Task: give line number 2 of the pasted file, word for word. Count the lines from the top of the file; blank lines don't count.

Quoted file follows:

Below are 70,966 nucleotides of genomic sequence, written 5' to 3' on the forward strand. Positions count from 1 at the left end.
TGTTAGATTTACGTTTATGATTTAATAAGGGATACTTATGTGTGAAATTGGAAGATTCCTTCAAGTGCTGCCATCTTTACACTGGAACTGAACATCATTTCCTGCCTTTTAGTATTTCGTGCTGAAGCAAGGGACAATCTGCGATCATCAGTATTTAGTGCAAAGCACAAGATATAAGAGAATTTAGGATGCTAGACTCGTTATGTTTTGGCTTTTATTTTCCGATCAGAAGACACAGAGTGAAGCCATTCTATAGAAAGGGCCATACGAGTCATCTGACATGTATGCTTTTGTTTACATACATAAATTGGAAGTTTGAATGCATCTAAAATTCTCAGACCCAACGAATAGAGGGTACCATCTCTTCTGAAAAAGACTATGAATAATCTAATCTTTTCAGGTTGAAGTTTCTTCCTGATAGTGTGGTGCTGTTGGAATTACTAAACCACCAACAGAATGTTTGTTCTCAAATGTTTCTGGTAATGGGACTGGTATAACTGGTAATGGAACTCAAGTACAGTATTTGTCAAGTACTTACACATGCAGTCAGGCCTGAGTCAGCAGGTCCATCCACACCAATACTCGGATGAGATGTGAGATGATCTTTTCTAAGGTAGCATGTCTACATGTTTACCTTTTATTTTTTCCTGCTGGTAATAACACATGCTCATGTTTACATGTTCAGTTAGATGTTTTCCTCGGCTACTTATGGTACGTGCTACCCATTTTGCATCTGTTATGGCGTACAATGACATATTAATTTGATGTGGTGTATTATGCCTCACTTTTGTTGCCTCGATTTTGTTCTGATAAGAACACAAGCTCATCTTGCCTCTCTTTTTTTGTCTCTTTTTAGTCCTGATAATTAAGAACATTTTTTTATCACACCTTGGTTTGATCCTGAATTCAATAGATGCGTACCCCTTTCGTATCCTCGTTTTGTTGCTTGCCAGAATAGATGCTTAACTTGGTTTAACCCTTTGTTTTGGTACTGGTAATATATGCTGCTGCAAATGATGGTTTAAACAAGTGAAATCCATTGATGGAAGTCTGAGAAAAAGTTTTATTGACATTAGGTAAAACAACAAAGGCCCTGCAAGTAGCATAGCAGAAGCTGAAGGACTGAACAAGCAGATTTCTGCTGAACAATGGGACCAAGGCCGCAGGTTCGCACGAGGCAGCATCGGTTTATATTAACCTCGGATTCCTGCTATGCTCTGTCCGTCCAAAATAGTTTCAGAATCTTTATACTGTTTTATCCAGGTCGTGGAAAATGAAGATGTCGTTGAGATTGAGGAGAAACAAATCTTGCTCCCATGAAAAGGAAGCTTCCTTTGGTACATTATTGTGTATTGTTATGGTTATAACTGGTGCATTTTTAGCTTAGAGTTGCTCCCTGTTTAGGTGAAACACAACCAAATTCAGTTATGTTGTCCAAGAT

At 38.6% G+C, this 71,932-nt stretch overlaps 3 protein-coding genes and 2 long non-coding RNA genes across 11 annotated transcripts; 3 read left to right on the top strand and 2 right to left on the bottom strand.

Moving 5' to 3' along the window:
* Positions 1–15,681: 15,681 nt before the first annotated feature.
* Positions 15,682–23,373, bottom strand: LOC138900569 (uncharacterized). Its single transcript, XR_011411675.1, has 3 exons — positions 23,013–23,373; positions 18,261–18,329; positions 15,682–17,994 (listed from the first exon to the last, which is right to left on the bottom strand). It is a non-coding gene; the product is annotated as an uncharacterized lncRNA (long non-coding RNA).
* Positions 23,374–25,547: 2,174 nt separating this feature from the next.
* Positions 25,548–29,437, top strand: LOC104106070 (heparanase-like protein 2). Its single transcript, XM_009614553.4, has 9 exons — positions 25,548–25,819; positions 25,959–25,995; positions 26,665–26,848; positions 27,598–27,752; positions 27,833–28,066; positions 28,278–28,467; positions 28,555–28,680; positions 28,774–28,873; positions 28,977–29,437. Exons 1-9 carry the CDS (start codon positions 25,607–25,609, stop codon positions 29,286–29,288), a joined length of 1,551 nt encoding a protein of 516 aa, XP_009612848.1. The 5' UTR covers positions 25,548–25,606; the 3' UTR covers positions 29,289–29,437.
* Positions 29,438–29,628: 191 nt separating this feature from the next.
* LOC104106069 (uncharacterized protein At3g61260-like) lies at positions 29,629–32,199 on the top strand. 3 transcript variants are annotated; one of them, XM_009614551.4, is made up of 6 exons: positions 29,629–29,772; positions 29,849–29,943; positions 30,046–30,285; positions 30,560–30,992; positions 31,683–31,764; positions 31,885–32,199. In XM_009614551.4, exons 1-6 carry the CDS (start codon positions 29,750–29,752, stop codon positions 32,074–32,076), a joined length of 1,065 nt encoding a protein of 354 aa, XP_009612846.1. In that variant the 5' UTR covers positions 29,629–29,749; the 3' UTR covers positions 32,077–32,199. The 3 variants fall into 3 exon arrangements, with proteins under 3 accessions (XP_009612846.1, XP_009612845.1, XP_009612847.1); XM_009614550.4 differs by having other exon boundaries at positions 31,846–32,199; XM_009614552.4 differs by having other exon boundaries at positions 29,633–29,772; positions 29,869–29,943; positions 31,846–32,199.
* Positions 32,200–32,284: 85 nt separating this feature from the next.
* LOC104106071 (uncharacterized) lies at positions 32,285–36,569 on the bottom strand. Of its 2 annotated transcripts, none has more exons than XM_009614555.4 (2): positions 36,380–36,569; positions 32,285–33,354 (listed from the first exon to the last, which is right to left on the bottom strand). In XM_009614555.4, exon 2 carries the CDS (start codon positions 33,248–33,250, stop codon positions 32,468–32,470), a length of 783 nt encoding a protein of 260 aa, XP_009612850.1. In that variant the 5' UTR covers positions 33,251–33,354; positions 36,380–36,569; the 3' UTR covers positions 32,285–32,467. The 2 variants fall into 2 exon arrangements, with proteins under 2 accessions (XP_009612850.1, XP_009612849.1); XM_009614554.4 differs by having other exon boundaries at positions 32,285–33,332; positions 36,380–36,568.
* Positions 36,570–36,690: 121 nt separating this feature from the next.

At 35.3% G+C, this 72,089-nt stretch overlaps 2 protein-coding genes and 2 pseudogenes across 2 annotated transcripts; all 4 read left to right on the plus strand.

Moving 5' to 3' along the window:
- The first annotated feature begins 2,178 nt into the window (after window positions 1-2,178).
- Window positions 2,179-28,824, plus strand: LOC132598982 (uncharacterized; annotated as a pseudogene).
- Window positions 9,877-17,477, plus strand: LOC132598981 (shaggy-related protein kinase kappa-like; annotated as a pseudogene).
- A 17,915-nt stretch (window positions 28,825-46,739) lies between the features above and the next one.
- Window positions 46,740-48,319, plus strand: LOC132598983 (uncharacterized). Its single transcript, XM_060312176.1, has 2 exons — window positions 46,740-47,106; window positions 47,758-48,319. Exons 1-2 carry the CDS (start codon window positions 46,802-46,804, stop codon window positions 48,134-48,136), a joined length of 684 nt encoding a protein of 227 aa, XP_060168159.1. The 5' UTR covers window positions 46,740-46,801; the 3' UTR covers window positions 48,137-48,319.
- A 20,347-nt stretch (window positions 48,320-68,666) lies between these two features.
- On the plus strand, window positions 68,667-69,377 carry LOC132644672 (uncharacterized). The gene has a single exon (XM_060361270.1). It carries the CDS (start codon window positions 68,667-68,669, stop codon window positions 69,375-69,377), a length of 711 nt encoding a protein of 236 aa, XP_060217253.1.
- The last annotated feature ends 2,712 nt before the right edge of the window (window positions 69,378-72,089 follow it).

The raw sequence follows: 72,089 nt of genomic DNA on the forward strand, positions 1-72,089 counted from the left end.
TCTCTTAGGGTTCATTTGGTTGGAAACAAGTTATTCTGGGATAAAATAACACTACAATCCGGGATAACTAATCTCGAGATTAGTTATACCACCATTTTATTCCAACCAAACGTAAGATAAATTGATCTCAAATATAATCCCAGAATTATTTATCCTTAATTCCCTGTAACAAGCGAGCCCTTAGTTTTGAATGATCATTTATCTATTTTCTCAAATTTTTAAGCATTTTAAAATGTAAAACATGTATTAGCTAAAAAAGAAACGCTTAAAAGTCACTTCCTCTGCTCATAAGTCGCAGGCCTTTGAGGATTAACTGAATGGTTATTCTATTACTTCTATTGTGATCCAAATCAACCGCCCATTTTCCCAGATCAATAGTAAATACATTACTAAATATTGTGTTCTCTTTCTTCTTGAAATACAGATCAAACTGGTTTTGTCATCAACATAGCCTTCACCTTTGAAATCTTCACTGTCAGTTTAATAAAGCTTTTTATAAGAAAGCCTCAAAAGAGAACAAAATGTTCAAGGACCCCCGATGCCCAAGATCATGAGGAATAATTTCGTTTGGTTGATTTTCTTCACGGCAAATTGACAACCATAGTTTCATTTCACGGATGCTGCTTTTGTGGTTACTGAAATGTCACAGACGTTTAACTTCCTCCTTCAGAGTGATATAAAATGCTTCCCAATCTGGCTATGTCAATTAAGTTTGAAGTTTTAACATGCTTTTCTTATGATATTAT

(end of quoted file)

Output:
TGTTAGATTTACGTTTATGATTTAATAAGGGATACTTATGTGTGAAATTGGAAGATTCCTTCAAGTGCTGCCATCTTTACACTGGAACTGAACATCATTTCCTGCCTTTTAGTATTTCGTGCTGAAGCAAGGGACAATCTGCGATCATCAGTATTTAGTGCAAAGCACAAGATATAAGAGAATTTAGGATGCTAGACTCGTTATGTTTTGGCTTTTATTTTCCGATCAGAAGACACAGAGTGAAGCCATTCTATAGAAAGGGCCATACGAGTCATCTGACATGTATGCTTTTGTTTACATACATAAATTGGAAGTTTGAATGCATCTAAAATTCTCAGACCCAACGAATAGAGGGTACCATCTCTTCTGAAAAAGACTATGAATAATCTAATCTTTTCAGGTTGAAGTTTCTTCCTGATAGTGTGGTGCTGTTGGAATTACTAAACCACCAACAGAATGTTTGTTCTCAAATGTTTCTGGTAATGGGACTGGTATAACTGGTAATGGAACTCAAGTACAGTATTTGTCAAGTACTTACACATGCAGTCAGGCCTGAGTCAGCAGGTCCATCCACACCAATACTCGGATGAGATGTGAGATGATCTTTTCTAAGGTAGCATGTCTACATGTTTACCTTTTATTTTTTCCTGCTGGTAATAACACATGCTCATGTTTACATGTTCAGTTAGATGTTTTCCTCGGCTACTTATGGTACGTGCTACCCATTTTGCATCTGTTATGGCGTACAATGACATATTAATTTGATGTGGTGTATTATGCCTCACTTTTGTTGCCTCGATTTTGTTCTGATAAGAACACAAGCTCATCTTGCCTCTCTTTTTTTGTCTCTTTTTAGTCCTGATAATTAAGAACATTTTTTTATCACACCTTGGTTTGATCCTGAATTCAATAGATGCGTACCCCTTTCGTATCCTCGTTTTGTTGCTTGCCAGAATAGATGCTTAACTTGGTTTAACCCTTTGTTTTGGTACTGGTAATATATGCTGCTGCAAATGATGGTTTAAACAAGTGAAATCCATTGATGGAAGTCTGAGAAAAAGTTTTATTGACATTAGGTAAAACAACAAAGGCCCTGCAAGTAGCATAGCAGAAGCTGAAGGACTGAACAAGCAGATTTCTGCTGAACAATGGGACCAAGGCCGCAGGTTCGCACGAGGCAGCATCGGTTTATATTAACCTCGGATTCCTGCTATGCTCTGTCCGTCCAAAATAGTTTCAGAATCTTTATACTGTTTTATCCAGGTCGTGGAAAATGAAGATGTCGTTGAGATTGAGGAGAAACAAATCTTGCTCCCATGAAAAGGAAGCTTCCTTTGGTACATTATTGTGTATTGTTATGGTTATAACTGGTGCATTTTTAGCTTAGAGTTGCTCCCTGTTTAGGTGAAACACAACCAAATTCAGTTATGTTGTCCAAGAT